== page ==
Civil Servants In Scotland Join Strike
10 July 2014, 08:08 | Updated: 10 July 2014, 08:11
Thousands of Scottish civil servants are expected to join a UK-wide walk out in a dispute over pay.
The Public and Commercial Services union (PCS) said up to 28,000 civil servants in Scotland will take part in strike action today involving more than a million public sector workers across the rest of the UK.
It said they would join workers including teachers, local government, fire and transport staff in England, Wales and Northern Ireland in the action.
Lynn Henderson, PCS Scottish secretary, said: "John Swinney doesn't need to wait for the referendum to break away from George Osborne and the pay policy of the Tories.
"At any point in the last seven years he could have rejected a below inflation pay cap and accepted the arguments of PCS that investment in public services, in public sector jobs, in fair pay for civil servants that would help Scotland's economy and help the way out of recession.
"Instead the people who work hard delivering government priorities, have faced the devastating consequences of losing thousands of pounds from their household incomes as their pay has been frozen or capped and inflation has eroded their day to day living standards.
"Our members will not sit back and watch public services being bled by austerity cuts. We will fight for jobs, decent pay, fair pensions and for properly funded public services for the people of Scotland.''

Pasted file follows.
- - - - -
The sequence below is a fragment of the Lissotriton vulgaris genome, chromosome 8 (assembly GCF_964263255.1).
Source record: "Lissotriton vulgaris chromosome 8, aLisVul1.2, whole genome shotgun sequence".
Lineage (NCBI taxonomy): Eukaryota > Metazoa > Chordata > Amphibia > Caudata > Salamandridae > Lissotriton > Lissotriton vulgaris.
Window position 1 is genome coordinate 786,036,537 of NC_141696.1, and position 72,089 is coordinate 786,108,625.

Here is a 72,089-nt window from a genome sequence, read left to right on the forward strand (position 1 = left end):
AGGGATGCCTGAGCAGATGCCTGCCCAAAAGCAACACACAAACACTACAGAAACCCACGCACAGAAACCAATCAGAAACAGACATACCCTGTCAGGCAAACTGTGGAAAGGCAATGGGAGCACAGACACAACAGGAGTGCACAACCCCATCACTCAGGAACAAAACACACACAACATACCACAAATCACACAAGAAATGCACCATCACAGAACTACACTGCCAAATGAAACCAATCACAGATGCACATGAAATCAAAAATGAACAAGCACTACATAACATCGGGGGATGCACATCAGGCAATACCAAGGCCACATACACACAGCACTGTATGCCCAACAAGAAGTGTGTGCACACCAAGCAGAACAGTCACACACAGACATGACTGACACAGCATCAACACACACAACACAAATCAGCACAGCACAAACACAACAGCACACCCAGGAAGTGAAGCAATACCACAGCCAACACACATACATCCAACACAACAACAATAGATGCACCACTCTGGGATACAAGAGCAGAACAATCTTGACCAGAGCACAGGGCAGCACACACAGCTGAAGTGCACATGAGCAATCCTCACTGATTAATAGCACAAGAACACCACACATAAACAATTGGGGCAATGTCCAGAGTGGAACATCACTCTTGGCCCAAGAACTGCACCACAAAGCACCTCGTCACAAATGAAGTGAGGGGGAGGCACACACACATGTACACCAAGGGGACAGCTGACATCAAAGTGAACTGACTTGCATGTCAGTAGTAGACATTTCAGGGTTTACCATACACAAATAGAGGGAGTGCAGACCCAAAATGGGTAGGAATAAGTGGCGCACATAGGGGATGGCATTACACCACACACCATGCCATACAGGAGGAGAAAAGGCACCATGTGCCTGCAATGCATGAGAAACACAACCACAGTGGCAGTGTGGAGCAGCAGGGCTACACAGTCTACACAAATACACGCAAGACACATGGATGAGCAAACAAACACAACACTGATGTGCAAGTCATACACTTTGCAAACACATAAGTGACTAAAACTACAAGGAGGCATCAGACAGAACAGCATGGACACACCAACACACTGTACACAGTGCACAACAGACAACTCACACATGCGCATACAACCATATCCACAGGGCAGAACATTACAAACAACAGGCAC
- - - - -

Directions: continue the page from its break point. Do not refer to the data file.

The union said rallies have been organised in Glasgow and Edinburgh while picket lines will be mounted across the two cities, including outside Holyrood, the National Museum of Scotland, and at Glasgow's sheriff and high court buildings.
A Scottish Government spokesman said: "As a result of the UK Government's austerity measures, the Scottish Government's discretionary budget is being reduced in real terms by 10.7% over five years. We have consistently rejected the Chancellor's approach to public finances and remain concerned about the impact of spending cuts on public services, household budgets and economic recovery.
"Within tight current budgetary constraints, we have set out a distinctive pay policy for Scotland that aims to be fair and affordable. In contrast to the UK Government, Scottish Ministers' pay policy targets support for those on the lowest incomes, including a commitment to the Scottish Living Wage and a minimum pay increase above 1% for those earning less than £21,000.
"PCS has called on its members to take part in strike action on 10 July 2014 as part of a UK wide dispute over pay, pensions and terms and conditions. This action has been planned since 30 May 2014, and therefore is not connected to the outcome of pay negotiations within the Scottish Government.''